A panoramic view of five aristocratic Russian families in the early 19th century on the brink of a wee hurricane called Napoleon — all of which is interspersed with philosophical tracts grounded in Tolstoy’s particular idea that history isn’t marked by the broad, sweeping actions of powerful individuals, but rather that history is created by the will of the people and forever will be.
9. Moll Flanders by Daniel Defoe
Badass orphan born inside a prison grows into a crime-loving lady, stealing all manner of trinkets and clothing in addition to conning men into marrying her, but endures a rude awakening when she accidentally marries her own half-brother — which she learns only after having three of his kids, prompting Mother/Aunt Moll to return to her homeland, where she’s finally pinched for petty theft, sentenced to death, but spared at the last moment, when she reunites with her son-nephew in Virginia.
10. Gulliver’s Travels by Jonathan Swift
Just your typical story about an erstwhile surgeon who takes to the sea and is either attacked by pirates or shipwrecked on every excursion, stumbling upon islands of miniature people, islands of giants and flying islands, an island that pretty much only houses magicians and also Japan (because why not?) before finally settling down on an island governed by highly intelligent horses.
See? Fun. Now, if you’ll excuse me, I’ve got to get back to my work on my first novel. It’s about these guys who are living peacefully inside a whale when the whale suddenly goes belly up, beaching on an island inhabited by these creatures that are half-bear, half-RoboCop, and those bears give the whale-men jobs as bellhops at the local Marriott, but the income tax is outrageous, so the whale-men strike and start stealing stuff from island grocery stores, which they eventually feel guilty over and come clean after a murderer-turned-Seventh Day Adventist tells of his transformation and how much it changed him over tea and cookies (he owns a tea/cookie shop at this point, which the whale-men frequently steal from) — and then the ex-murderer lowers his voice and says, “I know where hidden treasure is,” and of course the whale men are intrigued, and everyone goes out and buys horses and armor and neck bandanas, and they embark on their journey — but when they get to where the treasure is supposed to be, a brand new Denny’s has taken over the property, which saddens them until they realize how cheap a Moons Over My Hammy is and think, Maybe that’s the real treasure, and they each eat four plates worth, which turns out to be a world record and they go down in the history books forever….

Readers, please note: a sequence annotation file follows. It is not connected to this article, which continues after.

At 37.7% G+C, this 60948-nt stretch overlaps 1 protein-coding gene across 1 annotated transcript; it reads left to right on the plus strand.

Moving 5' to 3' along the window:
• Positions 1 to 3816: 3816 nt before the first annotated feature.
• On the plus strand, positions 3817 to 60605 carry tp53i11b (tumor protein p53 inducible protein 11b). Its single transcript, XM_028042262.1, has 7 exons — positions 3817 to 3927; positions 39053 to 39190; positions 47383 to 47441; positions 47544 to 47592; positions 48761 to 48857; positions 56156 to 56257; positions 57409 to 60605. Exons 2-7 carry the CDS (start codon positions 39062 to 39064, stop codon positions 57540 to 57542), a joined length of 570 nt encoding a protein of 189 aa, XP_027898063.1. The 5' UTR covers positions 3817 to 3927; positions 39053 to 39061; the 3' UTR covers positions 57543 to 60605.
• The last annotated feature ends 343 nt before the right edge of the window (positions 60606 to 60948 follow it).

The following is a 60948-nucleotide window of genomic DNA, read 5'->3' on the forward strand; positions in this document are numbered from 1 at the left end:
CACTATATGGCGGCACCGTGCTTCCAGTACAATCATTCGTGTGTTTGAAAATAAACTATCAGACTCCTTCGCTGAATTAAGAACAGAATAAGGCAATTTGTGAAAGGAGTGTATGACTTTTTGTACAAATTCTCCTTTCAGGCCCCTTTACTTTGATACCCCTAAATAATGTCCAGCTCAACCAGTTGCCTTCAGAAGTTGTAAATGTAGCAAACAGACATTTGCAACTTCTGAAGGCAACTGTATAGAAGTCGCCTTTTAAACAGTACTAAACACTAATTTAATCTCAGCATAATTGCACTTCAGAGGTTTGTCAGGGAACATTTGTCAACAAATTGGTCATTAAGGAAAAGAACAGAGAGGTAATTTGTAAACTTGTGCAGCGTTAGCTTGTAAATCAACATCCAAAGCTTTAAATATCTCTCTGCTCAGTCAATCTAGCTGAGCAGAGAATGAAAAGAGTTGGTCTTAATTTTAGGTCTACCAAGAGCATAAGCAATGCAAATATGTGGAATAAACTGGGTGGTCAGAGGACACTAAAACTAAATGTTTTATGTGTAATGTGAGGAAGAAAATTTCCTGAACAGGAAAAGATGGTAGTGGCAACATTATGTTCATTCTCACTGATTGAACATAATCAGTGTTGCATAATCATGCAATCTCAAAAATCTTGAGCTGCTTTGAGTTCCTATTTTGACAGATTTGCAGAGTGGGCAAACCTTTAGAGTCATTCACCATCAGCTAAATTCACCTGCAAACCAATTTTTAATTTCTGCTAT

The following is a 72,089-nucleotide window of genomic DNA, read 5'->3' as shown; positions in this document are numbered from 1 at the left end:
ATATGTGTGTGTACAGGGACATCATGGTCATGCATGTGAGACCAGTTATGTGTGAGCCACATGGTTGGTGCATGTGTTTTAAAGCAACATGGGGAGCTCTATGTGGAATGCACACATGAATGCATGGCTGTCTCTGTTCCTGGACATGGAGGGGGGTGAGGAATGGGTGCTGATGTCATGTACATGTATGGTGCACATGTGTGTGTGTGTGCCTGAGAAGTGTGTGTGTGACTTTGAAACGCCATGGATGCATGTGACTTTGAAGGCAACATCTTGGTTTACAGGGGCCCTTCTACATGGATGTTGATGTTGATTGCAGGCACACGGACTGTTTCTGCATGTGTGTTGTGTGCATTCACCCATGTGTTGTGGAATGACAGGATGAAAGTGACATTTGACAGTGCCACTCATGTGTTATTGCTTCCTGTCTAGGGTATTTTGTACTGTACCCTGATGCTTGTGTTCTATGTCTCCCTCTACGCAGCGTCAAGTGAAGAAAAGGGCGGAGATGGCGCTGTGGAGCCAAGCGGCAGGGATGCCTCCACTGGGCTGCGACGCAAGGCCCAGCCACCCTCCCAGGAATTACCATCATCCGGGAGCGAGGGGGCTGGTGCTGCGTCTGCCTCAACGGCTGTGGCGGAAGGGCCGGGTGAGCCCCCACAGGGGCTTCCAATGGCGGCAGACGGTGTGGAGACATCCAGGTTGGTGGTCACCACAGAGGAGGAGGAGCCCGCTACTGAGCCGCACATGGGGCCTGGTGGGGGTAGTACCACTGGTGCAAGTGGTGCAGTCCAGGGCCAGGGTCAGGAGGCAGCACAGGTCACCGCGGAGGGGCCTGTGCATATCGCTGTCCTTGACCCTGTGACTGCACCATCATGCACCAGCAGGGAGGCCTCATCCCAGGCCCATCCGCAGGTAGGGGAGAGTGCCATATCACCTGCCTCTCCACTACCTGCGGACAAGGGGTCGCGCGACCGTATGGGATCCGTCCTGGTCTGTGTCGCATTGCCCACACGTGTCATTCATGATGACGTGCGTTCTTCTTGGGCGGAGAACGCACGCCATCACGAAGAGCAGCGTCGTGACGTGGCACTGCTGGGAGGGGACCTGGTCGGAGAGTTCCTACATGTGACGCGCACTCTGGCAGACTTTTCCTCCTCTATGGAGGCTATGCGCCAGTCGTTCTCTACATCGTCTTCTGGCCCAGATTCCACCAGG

It’s going to be great.
This coverage of extremely long novels is brought to you by Clementine Classics: Sister Carrie by Theodore Dreiser, the first installment in the Clementine Classics e-book series from Black Balloon Publishing.
Sometimes reading the classics is a chore, but not so with the snarky annotations by Clementine the Hedgehog. Having made her debut as a weekly book reviewer of note on Tumblr in 2012, Clem now takes on Sister Carrie by Theodore Dreiser. On each page, she inserts her keen insights, dark sense of humor and cut-the-crap commentary.
Clementine Classics is a new series from Black Balloon Publishing that gives classic works of literature the contemporary annotations they deserve. Obsessed, possessed and thoroughly distressed by the originals, today's writers riff, rant, praise and flay these old books, giving them new life. The series' beautifully designed e-books are both an act of sincere literary criticism and a new, composite form of humor writing.